“We wanted to give a talented young architect the chance to develop her career,” says the owner. Torres Moskovitz, then in her thirties, enrolled on passive house training and invited a passive house consultant, Jordan Goldman of Boston-based ZeroEnergy Design, to join her team.
By the end of 2012, the renovation was complete. After the first year of occupancy, the family of four’s annual bills for heating and cooling ($518) are almost a fifth that of New York homes of a similar size (310 sq metres), according to the government’s residential energy consumption survey. An estimated 16 tonnes of CO2 has been saved, which is, says Torres Moskovitz, “about the same as taking four cars off the road”.
A Mitsubishi air source heat pump provides the limited amount of “active” heating and cooling required. In this first year it used 2,462KWh – less than a single small radiator left on for two months. Furthermore, this is higher than the long-term modelled power consumption as construction materials are still drying out, requiring more heat in the first year.
Torres Moskovitz calculates that building to passive house standards added a 5 per cent premium – about $63,000 – to the major renovation project. This is forecast to be repaid within 10 years through savings on energy bills. A passive house retrofit, without such major architectural work, would cost in the region of $200 to $500 per sq ft with a similar payback period, she estimates.
So what are the main features of the home that architects have since dubbed “the Tighthouse” due to its airtight properties? Via Skype, Torres Moskovitz takes me on a guided tour of the house.
First, she taps the exterior wall. It sounds hollow. The brownstone veneer was removed and 10cm of exterior foam insulation was placed over the masonry with an equivalent thickness of insulation inside. “Because New York has extremes of temperature, insulating from inside alone can cause a freeze-thaw that harms the masonry wall,” she says. The thick insulation sandwich also reduces street noise.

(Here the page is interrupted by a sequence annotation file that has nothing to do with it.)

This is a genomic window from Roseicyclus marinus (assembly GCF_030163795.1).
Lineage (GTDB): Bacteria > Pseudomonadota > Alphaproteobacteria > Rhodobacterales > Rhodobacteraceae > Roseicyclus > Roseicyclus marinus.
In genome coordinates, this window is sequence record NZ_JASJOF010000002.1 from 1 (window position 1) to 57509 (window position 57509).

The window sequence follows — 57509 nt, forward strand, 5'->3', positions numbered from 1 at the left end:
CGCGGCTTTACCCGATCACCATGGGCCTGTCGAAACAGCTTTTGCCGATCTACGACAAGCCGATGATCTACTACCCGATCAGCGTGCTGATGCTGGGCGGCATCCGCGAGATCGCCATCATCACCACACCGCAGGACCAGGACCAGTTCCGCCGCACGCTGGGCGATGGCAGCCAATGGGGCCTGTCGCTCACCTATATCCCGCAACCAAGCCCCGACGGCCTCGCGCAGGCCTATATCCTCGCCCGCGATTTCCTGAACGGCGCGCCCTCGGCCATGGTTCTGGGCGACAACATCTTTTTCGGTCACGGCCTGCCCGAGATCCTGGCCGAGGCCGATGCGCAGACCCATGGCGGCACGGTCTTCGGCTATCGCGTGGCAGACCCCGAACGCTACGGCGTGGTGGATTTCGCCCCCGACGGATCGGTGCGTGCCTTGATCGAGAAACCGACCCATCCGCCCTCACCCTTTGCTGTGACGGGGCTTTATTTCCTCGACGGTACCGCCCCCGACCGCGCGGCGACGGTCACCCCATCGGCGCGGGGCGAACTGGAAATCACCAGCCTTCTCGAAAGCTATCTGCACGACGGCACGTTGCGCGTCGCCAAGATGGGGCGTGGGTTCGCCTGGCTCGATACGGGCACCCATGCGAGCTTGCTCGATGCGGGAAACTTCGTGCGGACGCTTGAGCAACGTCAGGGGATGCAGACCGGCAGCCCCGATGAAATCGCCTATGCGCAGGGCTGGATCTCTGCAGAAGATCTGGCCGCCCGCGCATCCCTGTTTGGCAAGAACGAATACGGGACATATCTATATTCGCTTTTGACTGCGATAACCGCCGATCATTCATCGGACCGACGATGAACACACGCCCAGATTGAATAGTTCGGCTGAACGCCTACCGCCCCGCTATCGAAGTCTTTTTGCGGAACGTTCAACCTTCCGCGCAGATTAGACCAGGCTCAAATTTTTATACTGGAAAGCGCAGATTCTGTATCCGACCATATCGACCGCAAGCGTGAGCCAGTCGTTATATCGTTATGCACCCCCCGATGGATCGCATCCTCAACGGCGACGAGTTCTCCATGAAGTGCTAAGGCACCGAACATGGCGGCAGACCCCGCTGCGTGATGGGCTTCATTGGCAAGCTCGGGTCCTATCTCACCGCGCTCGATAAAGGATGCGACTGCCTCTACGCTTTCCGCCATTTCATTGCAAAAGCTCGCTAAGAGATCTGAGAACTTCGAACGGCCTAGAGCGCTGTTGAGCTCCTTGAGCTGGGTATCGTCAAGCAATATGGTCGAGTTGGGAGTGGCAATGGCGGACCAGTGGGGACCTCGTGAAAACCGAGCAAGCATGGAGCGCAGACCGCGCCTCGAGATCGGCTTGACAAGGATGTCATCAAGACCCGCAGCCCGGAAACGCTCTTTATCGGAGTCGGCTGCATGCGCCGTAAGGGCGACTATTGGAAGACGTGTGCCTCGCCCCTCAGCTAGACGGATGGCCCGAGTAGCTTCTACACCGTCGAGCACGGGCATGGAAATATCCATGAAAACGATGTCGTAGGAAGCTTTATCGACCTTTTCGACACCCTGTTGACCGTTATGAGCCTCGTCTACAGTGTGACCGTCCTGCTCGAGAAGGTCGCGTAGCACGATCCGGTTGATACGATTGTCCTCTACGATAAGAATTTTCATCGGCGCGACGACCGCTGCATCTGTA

She points out traditional window cornices in keeping with the building’s period character. “These are fibreglass rather than original wood,” she says. “The owners see continual maintenance as unsustainable.” The modern windows, however, have caused controversy. “Some people love the look of double-hung (sash) windows,” she says. “It’s possible to get windows with a horizontal divider mimicking traditional windows. If the street were landmarked [a preservation order], we would do that.”
We enter the house at garden level, through a door of triple-glazed glass filled with inert gas. Components such as windows and doors that meet exacting standards of very low U values (meaning highly insulating) are mostly shipped from Europe, which somewhat negates environmental benefits, but their manufacture in the US is gaining momentum. They are more expensive than regular windows and doors but far more efficient. Meanwhile, European-made components are dropping in price because more manufacturers are making them.
Inside, a double-height art studio transforms the basement into a light and liveable space. The floor had to be dug up and rebuilt to meet airtightness and insulation standards and prevent water from penetrating the “building envelope”. “The result is that the basement is as insulated and dry as the rest of the house,” says Torres Moskovitz.
Staircases that have been rerouted are made from perforated steel, allowing daylight to filter through the mid-terrace house, as do internal windows. Low energy LEDs provide supplementary lighting.